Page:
Kintera opens up…but is the platform worth standing on?

As reported by Allan and others, Kintera is launching Kintera Connect, an open API for developers to build on the Kintera Sphere platform. This is the right move…by the wrong company.

Open APIs are hot. The most successful companies working on the web in any and all industries are building up developer communities that will hitch their wagon to the platform’s already existing architecture. Google Gadgets, Facebook applications, Word Press and Movable Type plug-ins, Salesforce appExchange…you name it. The nonprofit industry is no exception. Just nice to see that we’re coming to the party at around the same time as everyone else for a change.

So back to Kintera Connect. Absolutely the right idea at the right time. But Kintera!?! Ugh. We left Kintera for GetActive in December 2005. Why? Many reasons, the most significant being the horror that was Kintera Sphere (their software platform). Our office manager at the time described it best…like walking through thick mud. It only worked with Internet Explorer on a PC. Even the most simple tasks required multiple clicks all over the interface, especially if you hosted your own site and was only using Sphere to manage messaging, advocacy and donations as we were. Since Kintera incorporated modules they had purchased from other companies, elements were inconsistent between different areas of the platform. Each module was in its own silo, not working well with other modules. It was slow and unwieldy and the documentation was barely useful.

Now I know that was over 18 months ago, and the backend may have changed drastically since then. It begs the question…if Kintera Sphere is worth building on, why doesn’t the company have screenshots or a tour on their site? If it’s there, I couldn’t find it. Convio has a video tour. Salesforce offers a free trial, demo videos and screenshots. What does Kintera tell potential customers on their website? Not much. Lots of business-speak buzz words and testimonials that say nothing. Case studies and lists and lists of features…but absolutely nothing about how usable those features really are. Nothing about how those features work together beyond the CRM. Yes, they have webinars…but I don’t want to sit through a 30 minutes sales pitch. I want to see how functional and flexible the interface is for a small organization like ours without a dedicated IT staff and millions in the bank. Unless they’re only interested in the gigantic NPOs and that’s another story. Not that I’m thinking of leaving Convio/Salesforce at this point. We’re not.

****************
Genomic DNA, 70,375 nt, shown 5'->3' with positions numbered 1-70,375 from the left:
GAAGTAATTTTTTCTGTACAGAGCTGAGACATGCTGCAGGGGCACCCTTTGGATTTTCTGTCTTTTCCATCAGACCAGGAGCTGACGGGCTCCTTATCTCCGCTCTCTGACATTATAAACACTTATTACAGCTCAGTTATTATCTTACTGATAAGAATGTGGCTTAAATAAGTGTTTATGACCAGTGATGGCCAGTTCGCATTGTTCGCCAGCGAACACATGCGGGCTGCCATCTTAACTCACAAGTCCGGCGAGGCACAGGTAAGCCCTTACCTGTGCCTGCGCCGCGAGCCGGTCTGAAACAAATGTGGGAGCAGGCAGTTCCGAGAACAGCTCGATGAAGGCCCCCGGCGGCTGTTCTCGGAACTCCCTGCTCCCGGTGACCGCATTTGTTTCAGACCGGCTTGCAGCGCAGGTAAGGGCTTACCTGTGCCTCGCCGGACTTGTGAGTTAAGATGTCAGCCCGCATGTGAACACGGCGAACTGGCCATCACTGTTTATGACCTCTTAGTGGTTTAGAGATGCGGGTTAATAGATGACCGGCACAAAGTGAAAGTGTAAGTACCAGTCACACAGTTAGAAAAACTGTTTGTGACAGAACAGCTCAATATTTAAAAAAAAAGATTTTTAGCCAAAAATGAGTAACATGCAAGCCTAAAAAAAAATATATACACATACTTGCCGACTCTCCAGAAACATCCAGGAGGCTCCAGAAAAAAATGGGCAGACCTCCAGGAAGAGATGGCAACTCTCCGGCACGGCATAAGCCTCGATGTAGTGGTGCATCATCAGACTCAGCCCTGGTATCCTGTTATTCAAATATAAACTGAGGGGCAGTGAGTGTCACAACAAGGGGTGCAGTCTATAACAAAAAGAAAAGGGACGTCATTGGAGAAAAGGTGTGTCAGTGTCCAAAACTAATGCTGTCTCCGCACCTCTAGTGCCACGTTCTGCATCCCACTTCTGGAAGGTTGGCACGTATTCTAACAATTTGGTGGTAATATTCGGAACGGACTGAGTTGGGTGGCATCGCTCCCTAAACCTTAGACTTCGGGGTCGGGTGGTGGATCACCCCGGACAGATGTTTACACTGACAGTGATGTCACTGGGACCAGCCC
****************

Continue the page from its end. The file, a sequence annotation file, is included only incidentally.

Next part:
As wonderful as an open API sounds, Kintera doesn’t appear to offer my organization anything compelling. Google and Technorati searches don’t pull up a lot of “I love Kintera” stories that aren’t hosted on Kintera’s site. Not a great sign.

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6 thoughts on “Kintera opens up…but is the platform worth standing on?

  1. Nothing has changed in the 18 months since you moved on. The documentation is still lacking. It is still slow and unweildy and requires many clicks and back and forth to do things. I trudge through the mud that is Kintera Sphere daily now. I’m ready to wash it off.

    As for the opening up, I don’t care. I don’t want it. That’s my first reaction. But at the same time, I’m interested to see how much they think it’s worth. Can they ‘flip a switch’ and make my current Sphere open up? Or do I need to pay out the wazoo to get it? I’m in a a place of limbo. I’d love to dump Kintera, but an open platform would be nice…

  2. Good points — all of them. I’ve told them the hardest parts of opening up isn’t the API but the developer outreach that has to happen and the commitment to letting people make money off their system. That’s a really hard thing for these companies. One can imagine that Kintera is still having a tough time with revenues after everything that happened earlier this year.

    I will try to sign up with Kintera’s developer program soon and I’ll see what they’ve got. We have to imagine that their program is going to be downsized considerably from salesforce.com’s. There are less than 300 people at Kintera now so one should extrapolate the difference between them and salesforce.com accordingly. They’ve got a lot of cultural baggage they need to shed and let’s hope they can.

  3. I’d agree with pullingmyhair out. I’ve used Kintera, Convio and a customized version of WordPress. Of the three, Kintera is the most difficult to use. I have coined my own saying: Kintera is random.

  4. I worked at Kintera during the days when many clients had help building their web sites with the Kintera project management staff. While the layoffs and reorganization affected the clients, the software changes so quickly that even the internal staff couldn’t keep up with the product enhancements. Kintera Sphere is the best marketing CMS system I have worked with to date. With anything software users must learn and Sphere has so many features that it can leave users in the dark. I suggest using the partner program for an inexpensive way to learn the shortcuts within the software. Email me if you need help ahaynes@annehaynes.com

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